Better living standards but concerns remain
Household Expenditure Survey raises issues of income inequality as living standards rise
The seven wall-mounted fans spread around Madam Haisah Kamarudin's two-room flat are next to useless on hotter days.
"I want an air-conditioner, but the cheapest I can find is about $1,000," said the 38-year-old housewife, whose husband - a building maintenance officer - is the sole breadwinner for her family of eight.
Madam Haisah's family is among the 75 per cent of households in one- and two-room flats that do not own air-conditioning systems.
But according to the latest Household Expenditure Survey carried out in 2017 and last year, and published on Wednesday last week, this percentage has shrunk from 86 per cent in the 2012/13 survey.
Meanwhile, mobile phone ownership is almost universal with 98 per cent of all households having them, including more than 90 per cent of those with lower incomes and smaller homes.
Internet subscriptions more than doubled from 22 per cent to 45 per cent for people living in one- and two-room Housing Board flats.
While this reflects an increased standard of living, it also raises concerns about whether or not such things - once considered luxuries - are now basic essentials.
Associate Professor Teo You Yenn, head of sociology at Nanyang Technological University, said ordinary Singaporeans feel that basic needs go beyond just staying alive, but also allow people to make choices, feel respected and participate as others do in social activities.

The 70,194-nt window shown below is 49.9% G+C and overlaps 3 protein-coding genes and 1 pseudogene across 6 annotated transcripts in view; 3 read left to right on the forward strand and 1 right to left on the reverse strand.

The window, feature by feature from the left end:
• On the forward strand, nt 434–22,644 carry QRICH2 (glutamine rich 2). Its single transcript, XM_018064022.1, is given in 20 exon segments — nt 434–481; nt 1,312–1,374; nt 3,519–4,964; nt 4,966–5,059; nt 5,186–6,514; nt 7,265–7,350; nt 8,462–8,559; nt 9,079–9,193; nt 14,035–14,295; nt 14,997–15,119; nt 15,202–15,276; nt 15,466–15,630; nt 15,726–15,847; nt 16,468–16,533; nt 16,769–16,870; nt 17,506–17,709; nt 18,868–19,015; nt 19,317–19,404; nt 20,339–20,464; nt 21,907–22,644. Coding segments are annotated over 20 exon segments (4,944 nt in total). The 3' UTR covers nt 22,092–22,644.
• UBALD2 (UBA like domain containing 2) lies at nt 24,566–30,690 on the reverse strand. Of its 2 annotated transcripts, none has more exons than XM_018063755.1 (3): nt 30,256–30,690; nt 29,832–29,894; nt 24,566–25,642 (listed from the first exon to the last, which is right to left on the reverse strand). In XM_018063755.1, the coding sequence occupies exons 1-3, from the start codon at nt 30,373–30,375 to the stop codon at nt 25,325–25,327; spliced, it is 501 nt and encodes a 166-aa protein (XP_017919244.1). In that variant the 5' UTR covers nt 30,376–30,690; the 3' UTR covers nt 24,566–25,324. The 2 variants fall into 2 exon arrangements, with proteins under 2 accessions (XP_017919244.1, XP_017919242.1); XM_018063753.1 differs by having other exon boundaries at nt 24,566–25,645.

But Ms Anita Fam, president of the National Council of Social Service, noting finite resources, wondered how social service organisations can best help families in the bottom 20 per cent - the only group where expenses exceed income.
"How do you help convince families who are stretched for cash to re-prioritise their spending on essentials such as food, transport and education rather than on mobile plans and electricity bill payments for air-conditioners? That is the work at hand," she said.
MPs in wards with rental blocks, which comprise one- and two-room flats, offered other solutions.
Dr Lily Neo of Jalan Besar GRC said the results may suggest that "government schemes need another tweak".
But she added that the broad areas - housing, education and medical care - are covered and noted that the maximum annual payouts under the Workfare Income Supplement scheme, which helps lower-paid workers, will be increased by up to $400 a year from next year.
Internet access is critical for schoolchildren, Mountbatten MP Lim Biow Chuan said.
He said he will try to help underprivileged families to stay connected, adding that the "only way" to improve their circumstances is to teach them skills relevant for evolving jobs.